Bugbears and Gobbledegook

John Rentoul

Bogey Pink Bear 9 247x300 Bugbears and GobbledegookI will post some of your contributions to the Banned List, from the comments, via Twitter and by email, over the coming period.* I now have easily enough objectionable words and phrases for a second 100.

But first, some preliminaries.

Heidi Corbally in the comments on yesterday’s Independent article says that “I’m not going to lie” is her biggest bugbear, before realising that bugbear is also cliché. “Doh!” she says. Which is also on the list, although there are disputes about its spelling.

Bugbear, though, is interesting, because it has changed meaning: it used to be a bogey-bear, a creature in the form of a bear invented to frighten children and therefore an object of irrational fear (probably not like Bogey Bear, illustrated). Because of the slang meaning of “bug”, it has come to mean an irritant.

Max Atkinson, the great guru of rhetoric who pointed out that David Cameron’s five points of reformed NHS reform was two too many, checks in with a wonderful dialogue he wrote with his wife between Ms Cliché and Mr Jargon.

He also gave me the link to this fine list of local government jargon (and suggested alternatives, quite often, “why use at all?”) from the Local Government Association.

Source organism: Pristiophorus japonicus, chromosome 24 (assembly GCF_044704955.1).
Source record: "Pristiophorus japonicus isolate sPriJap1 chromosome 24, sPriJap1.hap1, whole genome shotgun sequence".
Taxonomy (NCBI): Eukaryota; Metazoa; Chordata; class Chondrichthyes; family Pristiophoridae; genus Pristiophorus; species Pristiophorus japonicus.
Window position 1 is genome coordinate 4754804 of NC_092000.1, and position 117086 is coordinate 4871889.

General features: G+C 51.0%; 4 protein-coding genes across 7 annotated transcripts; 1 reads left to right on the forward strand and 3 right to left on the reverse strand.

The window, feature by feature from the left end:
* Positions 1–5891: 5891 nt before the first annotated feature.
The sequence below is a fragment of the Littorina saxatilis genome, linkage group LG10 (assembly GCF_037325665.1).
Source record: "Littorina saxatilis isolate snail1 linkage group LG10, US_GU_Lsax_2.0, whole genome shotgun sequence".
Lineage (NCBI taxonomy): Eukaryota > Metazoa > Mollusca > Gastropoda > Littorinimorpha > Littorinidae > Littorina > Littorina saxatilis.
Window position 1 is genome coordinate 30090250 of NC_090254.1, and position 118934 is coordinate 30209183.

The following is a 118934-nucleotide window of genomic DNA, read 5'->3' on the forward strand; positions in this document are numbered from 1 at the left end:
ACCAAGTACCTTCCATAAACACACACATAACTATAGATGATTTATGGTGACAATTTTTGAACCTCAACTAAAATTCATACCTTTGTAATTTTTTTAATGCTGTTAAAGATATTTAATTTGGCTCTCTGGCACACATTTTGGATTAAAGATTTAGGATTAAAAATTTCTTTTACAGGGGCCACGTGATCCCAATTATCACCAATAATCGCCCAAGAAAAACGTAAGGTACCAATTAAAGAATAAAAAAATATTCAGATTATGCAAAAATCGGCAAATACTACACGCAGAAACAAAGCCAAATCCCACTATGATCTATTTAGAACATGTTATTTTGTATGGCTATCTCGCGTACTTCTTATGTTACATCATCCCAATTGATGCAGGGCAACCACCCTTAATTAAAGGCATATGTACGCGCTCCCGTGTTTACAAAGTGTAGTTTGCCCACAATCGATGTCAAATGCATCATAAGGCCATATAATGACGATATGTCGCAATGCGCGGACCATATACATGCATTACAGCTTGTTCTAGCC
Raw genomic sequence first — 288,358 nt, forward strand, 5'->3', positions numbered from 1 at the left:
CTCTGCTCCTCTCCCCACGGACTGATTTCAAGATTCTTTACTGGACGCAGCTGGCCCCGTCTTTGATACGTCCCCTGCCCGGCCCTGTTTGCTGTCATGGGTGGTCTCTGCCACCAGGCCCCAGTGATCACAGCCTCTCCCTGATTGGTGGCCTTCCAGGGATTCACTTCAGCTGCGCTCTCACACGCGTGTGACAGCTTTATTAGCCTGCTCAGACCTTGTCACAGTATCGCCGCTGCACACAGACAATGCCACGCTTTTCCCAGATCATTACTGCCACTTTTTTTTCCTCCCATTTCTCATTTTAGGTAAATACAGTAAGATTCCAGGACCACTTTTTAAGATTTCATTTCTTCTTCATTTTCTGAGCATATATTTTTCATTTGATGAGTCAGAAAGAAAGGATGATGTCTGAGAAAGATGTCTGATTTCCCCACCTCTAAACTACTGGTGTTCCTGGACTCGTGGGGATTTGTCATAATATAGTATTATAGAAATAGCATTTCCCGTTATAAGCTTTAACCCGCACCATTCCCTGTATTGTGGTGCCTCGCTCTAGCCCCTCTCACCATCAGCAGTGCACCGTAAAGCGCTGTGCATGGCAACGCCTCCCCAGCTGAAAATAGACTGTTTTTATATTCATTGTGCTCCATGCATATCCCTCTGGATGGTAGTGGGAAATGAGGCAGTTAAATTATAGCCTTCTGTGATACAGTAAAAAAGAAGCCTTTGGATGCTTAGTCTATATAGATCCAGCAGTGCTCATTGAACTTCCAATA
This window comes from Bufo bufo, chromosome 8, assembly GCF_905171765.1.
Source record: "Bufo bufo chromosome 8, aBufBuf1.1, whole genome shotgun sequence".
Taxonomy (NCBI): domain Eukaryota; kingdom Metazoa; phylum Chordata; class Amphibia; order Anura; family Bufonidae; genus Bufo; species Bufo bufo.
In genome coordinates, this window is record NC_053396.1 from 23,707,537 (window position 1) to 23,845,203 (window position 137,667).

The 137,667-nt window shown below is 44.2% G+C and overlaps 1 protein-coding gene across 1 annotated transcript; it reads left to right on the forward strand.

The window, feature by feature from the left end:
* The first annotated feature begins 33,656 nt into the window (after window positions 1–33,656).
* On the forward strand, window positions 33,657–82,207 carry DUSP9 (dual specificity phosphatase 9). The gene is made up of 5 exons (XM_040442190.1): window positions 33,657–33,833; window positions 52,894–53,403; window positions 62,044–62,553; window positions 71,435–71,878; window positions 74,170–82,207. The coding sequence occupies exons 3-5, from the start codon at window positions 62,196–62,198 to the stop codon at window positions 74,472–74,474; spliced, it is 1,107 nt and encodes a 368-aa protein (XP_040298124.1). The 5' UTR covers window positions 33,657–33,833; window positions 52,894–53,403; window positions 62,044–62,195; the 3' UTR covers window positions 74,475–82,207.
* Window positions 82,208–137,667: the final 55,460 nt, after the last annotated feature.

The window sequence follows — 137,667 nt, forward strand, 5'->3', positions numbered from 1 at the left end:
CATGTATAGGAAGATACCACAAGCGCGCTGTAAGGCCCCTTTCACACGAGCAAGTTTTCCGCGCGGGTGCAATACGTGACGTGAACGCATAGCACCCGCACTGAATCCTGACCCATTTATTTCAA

But it was Chris Roberts who paid me the compliment of pointing out the clichés in my “banal, self-impressed” Independent article:

1. Well, it turns out

2. Shaming

3. The silent majority

4. Put a pen through it

5. Passing remark

I have appealed to a higher authority against his ruling on no 2, plead irony on no 3 but plead guilty on the other three counts and ask for two further offences to be taken into consideration. Being pushed “over the edge” is an over-used metaphor, and it was my opening sentence. And I should have said that “a week is a long time in politics” is as hard to kill as cockroaches, rather than “eradicate”, which comes from the Latin for root, and cockroaches are not plants.

But that would be a bit pedantic, don’t you think?

*”The coming weeks and months” is banned, obviously. “The coming period” is permitted, however, if referring ironically to Trotkyist analyses of why the revolution is just round the corner. Which I wasn’t.

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  • wongo93

    “Flagship store” – yuk.

  • Ron Broxted

    Doh in French is D’Oh.

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